“Carmel parents are the best and you always knew how to find them because of that longtime tradition. As high school kids, students can sometimes be embarrassed by their parent’s enthusiasm for them—but on the starting line, I witnessed first-hand the comfort, love and support they felt by seeing those Carmel smileys.”
The support that started with a simple smile hasn’t changed over the years. Topp said, “Marching band has most impacted my confidence. As a member, I was forced to learn quickly and demonstrate for others. As a student leader, I’ve grown more than I ever thought possible. The confidence I’ve earned from making mistakes and leading such an incredible program has already helped me reach out to others and prepare for college. I’m very grateful for our band directors giving me a chance to show leadership in this way. Lalama said, “The smiley faces were more than just a marching band thing for a lot of the students. They were a constant reminder from the parents, that no matter what, we have your back.” Lalama continued, “There are parents from the Carmel program that I still talk to, still ask advice from and still have a genuine love for. And it’s true, they still have my back no matter what. I think that’s the real cool thing about the Smiley Face. It’s a legacy. And it’s cool to be a very small part of that legacy,” said Lalama. Kreiger said, “The leadership opportunity that being a drum major has given me is going to benefit me tremendously in my future. Being in such a large group pushes you to make connection and meet to people. My leadership skills and social skills that I’ve been able to develop will stay with me for the rest of my life.”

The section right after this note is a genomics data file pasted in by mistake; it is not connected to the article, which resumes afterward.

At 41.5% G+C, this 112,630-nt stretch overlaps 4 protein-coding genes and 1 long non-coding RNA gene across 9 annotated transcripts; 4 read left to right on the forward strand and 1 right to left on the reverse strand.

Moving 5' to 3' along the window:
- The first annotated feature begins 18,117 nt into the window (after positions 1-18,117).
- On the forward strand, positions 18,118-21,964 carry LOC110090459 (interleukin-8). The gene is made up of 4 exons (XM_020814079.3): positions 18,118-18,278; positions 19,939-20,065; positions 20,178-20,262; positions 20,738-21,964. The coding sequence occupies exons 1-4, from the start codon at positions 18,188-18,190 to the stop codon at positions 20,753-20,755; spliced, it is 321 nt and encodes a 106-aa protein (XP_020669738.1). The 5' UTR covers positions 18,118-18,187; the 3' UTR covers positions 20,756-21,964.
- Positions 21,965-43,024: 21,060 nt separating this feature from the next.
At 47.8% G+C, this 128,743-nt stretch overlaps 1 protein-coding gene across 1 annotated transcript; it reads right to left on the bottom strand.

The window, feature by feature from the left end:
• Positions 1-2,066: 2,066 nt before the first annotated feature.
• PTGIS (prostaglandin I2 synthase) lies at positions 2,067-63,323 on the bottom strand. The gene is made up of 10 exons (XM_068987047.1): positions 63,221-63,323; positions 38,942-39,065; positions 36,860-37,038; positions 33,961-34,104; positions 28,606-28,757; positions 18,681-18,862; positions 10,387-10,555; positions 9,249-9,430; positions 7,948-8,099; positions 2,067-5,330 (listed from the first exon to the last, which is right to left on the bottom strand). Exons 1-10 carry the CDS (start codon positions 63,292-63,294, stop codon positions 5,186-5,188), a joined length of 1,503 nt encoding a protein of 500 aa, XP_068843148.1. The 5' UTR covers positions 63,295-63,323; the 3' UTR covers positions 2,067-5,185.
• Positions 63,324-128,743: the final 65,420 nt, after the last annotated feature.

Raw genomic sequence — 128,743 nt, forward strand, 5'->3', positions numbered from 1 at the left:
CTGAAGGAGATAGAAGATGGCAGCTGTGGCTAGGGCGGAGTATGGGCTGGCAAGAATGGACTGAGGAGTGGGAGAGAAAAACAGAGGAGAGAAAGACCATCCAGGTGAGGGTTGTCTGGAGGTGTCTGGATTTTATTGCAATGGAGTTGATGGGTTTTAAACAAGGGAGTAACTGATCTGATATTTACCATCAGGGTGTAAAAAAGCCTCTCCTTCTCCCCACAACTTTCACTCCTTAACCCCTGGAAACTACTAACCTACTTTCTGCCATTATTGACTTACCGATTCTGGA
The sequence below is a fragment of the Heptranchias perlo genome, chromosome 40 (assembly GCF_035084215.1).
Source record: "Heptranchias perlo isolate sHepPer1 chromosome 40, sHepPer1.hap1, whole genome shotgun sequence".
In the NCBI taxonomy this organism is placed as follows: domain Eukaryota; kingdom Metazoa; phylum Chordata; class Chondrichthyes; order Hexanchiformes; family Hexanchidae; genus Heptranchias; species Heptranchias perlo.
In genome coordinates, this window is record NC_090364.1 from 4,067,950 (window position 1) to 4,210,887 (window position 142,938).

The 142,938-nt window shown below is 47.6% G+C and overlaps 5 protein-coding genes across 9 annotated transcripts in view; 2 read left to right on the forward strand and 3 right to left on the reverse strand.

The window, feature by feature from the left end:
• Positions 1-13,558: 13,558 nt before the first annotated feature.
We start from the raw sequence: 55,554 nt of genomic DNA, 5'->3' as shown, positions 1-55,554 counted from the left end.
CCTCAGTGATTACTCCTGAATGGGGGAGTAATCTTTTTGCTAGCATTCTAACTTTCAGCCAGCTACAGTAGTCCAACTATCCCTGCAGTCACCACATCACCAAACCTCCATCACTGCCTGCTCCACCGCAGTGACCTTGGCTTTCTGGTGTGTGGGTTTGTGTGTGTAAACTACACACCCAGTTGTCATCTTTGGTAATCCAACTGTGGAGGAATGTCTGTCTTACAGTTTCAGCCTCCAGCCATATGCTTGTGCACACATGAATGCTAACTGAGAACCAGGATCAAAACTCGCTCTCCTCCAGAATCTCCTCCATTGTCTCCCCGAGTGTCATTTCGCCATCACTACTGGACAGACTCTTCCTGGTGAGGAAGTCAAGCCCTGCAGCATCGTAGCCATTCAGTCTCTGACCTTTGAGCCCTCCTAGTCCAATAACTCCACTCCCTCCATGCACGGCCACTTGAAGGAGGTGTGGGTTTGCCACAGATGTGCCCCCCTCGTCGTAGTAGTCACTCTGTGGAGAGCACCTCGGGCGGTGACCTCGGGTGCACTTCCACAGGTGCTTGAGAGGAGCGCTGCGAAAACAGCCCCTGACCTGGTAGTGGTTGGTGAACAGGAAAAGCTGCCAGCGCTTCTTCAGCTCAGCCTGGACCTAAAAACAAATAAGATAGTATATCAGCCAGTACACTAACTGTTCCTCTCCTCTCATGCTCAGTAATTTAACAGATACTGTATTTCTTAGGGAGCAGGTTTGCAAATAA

“In 2005, the year Carmel won their first national championship, there was a rock out part of the show in the closer. I was on my knees in a power slide kind of stance. Even though Mr. Kreke told me to stop, I would always play one handed and wave and point to the section full of smiley faces during that impact.”
The smiley face has helped bring the students and parents together for 25 years. Kreke said, “It’s an easily identifiable way to see all of our wonderful supporters in the stands and know that the entire Carmel Bands family is hard at work helping our kids be the very best they can be.” Kreke continued, “For me personally, it’s also a great reminder of all of the past parents who have helped this group over the years – especially Patt Elff and her late husband Denny. I absolutely love that this has grown into a tradition for our group from a very simple beginning,” he said.
Denny Elff was always a hard-working field crew parent. He was instrumental in making sure the first Carmel semi-trailer brakes and tires were safe for operation in 1996. A few years after the smiley appeared on the scene, Denny was unable to assist with set-up. Patt said, “When my husband got sick with cancer, my daughter and her friends in the band would look out into the audience and would know that even in the face of any adversity, the only thing to do is smile, smile, smile and that he was there in the stands.” She continued, “Anyone who looks at them can’t help but smile back and our kids know where to find the Marching Greyhound faithful. Just look for the happy smiling face in the stands!”